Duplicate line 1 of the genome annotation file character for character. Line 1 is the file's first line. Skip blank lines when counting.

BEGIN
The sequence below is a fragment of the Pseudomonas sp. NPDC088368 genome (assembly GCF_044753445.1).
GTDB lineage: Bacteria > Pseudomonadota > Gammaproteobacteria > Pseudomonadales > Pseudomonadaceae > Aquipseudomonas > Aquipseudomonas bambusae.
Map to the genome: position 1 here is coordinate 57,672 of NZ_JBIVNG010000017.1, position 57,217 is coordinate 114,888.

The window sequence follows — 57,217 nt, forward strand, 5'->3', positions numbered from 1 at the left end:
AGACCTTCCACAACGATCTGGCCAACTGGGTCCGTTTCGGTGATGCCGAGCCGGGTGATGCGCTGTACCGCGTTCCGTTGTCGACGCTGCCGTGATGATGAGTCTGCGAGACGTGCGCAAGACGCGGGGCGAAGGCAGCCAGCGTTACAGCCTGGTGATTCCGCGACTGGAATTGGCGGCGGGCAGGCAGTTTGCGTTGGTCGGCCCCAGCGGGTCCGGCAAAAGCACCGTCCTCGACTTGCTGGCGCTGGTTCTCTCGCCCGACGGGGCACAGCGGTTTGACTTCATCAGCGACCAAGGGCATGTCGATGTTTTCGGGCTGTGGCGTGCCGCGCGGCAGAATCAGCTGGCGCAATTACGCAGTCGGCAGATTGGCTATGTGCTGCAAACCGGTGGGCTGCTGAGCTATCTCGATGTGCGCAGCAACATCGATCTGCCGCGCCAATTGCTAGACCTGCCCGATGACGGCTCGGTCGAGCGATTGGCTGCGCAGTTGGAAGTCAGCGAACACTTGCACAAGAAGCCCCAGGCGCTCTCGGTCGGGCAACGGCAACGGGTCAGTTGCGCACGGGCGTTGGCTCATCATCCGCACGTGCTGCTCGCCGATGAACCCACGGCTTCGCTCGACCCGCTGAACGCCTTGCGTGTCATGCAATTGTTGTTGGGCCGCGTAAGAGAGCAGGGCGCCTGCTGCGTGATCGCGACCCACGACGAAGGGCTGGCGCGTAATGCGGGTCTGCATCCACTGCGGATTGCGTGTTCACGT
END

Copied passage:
The sequence below is a fragment of the Pseudomonas sp. NPDC088368 genome (assembly GCF_044753445.1).